20. Thanks Richard! Love this kind of puzzle!
    6 pieces with 2 straight cuts:
    in 3D after seconds
    in 2D after some minutes
    In 3D there are this bumps on both ends. Therefore I found a solution for 11 pieces with 2 straight cuts after 20-30 min

  21. Got the 2D version straight away, assuming straight line cuts, and ‘proving’ it in a drawing program. I got the 3D version fairly soon after too, and as soon as I saw the comment on the possibility of cutting it into eleven pieces, that sort of fell into place too…

  22. It is 2PM and if we consider bumps at the ends of the horseshoe, there are even more than 11 pieces possible…
    Seriously, I should go to sleep now

  23. 3D solution took me less than 30 sec.
    It took me a while to get the 2D solution.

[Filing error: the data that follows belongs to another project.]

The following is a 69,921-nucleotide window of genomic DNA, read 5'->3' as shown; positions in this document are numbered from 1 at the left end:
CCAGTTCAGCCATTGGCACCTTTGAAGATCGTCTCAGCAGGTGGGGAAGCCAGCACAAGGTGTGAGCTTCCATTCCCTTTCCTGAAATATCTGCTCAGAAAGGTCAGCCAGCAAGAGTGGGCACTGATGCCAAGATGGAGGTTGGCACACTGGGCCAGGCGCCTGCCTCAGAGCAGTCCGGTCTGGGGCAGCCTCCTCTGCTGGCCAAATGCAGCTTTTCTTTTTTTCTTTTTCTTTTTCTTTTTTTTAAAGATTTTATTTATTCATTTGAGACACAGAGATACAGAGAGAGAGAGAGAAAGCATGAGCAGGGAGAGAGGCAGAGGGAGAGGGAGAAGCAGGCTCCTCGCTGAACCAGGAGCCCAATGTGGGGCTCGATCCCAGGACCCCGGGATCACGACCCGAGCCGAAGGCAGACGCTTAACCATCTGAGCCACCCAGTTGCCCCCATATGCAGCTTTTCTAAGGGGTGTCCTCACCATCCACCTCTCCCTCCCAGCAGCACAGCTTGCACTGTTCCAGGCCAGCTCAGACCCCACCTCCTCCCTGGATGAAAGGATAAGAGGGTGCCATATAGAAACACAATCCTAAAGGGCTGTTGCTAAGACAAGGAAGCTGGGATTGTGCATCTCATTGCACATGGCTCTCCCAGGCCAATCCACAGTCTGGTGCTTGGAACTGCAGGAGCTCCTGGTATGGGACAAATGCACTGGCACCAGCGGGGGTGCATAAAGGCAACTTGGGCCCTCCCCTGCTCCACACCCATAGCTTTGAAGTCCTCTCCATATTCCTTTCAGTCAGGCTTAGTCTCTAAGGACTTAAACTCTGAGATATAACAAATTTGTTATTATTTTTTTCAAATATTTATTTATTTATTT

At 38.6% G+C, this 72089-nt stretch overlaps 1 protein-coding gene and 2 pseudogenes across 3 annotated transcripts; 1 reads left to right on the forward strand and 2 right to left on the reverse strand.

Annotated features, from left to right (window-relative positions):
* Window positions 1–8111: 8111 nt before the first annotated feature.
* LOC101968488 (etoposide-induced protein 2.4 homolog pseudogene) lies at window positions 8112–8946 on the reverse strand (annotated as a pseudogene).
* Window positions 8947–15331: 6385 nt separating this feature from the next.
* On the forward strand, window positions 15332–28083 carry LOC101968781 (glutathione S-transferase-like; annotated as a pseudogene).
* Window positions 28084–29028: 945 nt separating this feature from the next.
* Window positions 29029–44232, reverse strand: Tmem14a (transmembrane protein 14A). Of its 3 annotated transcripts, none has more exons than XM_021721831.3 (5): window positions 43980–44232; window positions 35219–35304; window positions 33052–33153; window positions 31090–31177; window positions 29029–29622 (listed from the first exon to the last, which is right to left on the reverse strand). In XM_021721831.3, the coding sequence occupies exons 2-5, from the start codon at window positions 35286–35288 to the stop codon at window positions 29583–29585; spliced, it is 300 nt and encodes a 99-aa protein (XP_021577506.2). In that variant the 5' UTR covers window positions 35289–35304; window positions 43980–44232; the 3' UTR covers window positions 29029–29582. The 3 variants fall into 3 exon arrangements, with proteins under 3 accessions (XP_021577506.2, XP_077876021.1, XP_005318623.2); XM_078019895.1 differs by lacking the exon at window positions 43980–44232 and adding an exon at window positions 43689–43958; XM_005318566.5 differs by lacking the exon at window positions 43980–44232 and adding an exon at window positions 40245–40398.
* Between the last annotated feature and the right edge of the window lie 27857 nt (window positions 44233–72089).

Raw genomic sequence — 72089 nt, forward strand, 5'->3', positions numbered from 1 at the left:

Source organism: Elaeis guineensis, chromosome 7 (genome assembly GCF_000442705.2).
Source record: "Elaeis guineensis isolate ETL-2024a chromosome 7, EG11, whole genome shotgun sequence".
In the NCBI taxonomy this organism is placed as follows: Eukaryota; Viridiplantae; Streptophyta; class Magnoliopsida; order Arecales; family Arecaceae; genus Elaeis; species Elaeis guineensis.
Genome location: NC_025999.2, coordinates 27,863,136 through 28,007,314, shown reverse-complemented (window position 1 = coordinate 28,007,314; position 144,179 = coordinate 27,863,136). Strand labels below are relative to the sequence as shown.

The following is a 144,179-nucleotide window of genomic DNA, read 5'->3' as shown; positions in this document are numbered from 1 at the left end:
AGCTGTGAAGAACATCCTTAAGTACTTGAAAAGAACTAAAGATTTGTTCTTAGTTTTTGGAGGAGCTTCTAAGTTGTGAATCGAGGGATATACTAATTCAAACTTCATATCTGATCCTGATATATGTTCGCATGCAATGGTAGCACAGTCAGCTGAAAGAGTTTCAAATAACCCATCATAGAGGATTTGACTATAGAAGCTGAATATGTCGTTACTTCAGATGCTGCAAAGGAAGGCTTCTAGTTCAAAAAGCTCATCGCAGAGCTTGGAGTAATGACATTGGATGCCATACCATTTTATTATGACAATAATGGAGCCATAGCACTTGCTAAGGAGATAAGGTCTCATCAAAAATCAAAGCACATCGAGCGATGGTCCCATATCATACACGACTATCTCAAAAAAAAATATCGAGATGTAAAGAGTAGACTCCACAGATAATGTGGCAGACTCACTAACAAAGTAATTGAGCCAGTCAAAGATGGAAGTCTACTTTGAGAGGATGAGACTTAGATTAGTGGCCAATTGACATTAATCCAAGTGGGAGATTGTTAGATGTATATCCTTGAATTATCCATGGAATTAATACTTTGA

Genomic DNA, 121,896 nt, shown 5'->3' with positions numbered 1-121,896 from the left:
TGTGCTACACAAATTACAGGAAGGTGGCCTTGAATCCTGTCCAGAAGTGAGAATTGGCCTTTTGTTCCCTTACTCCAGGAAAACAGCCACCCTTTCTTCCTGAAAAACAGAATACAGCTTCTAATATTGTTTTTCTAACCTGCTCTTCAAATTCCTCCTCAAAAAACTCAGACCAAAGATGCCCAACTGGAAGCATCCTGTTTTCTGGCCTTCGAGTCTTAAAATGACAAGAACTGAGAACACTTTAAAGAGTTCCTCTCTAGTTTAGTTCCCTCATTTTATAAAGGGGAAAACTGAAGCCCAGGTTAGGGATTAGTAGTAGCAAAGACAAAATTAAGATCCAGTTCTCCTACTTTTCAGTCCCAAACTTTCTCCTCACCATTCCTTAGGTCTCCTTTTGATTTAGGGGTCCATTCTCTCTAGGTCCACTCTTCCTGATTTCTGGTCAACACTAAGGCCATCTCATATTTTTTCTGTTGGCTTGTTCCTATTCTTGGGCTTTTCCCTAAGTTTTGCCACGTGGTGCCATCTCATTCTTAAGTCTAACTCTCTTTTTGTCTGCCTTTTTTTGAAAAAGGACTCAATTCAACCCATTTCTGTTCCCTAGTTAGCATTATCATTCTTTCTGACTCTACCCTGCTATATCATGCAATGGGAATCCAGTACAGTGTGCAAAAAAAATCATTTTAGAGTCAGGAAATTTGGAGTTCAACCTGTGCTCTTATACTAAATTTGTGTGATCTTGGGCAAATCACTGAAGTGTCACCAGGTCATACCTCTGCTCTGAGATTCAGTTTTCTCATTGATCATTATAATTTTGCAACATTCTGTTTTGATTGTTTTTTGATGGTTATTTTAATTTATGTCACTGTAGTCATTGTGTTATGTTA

After I got the 2D solution it didn’t take me long to figure out how to section the shape into 9 and 11 pieces in 3D.

  24. Gardner studied the problem od slicing a dougnhut into 13 pieces with three cuts (three planes in 3D). Quite equivalent to the solution of this post, but in 3D.

    M. Gardner, More Mathematical Puzzles and Diversions, penguin books, 1961, p 118

  25. Another poorly written puzzle, when I commented on a previous puzzle they changed the wording on the puzzle and left my comment, this time it appears they just deleted the comment.

  26. The puzzle is worded incompletely, as the answer (revealed on Monday which can now be seen as I write later) shows. The rules have to include that the two cuts are straight line ie with scissors and not with a scalpel or whatever which can cut in curvy squiggles.

    Naughty naughty – puzzles must be worded properly..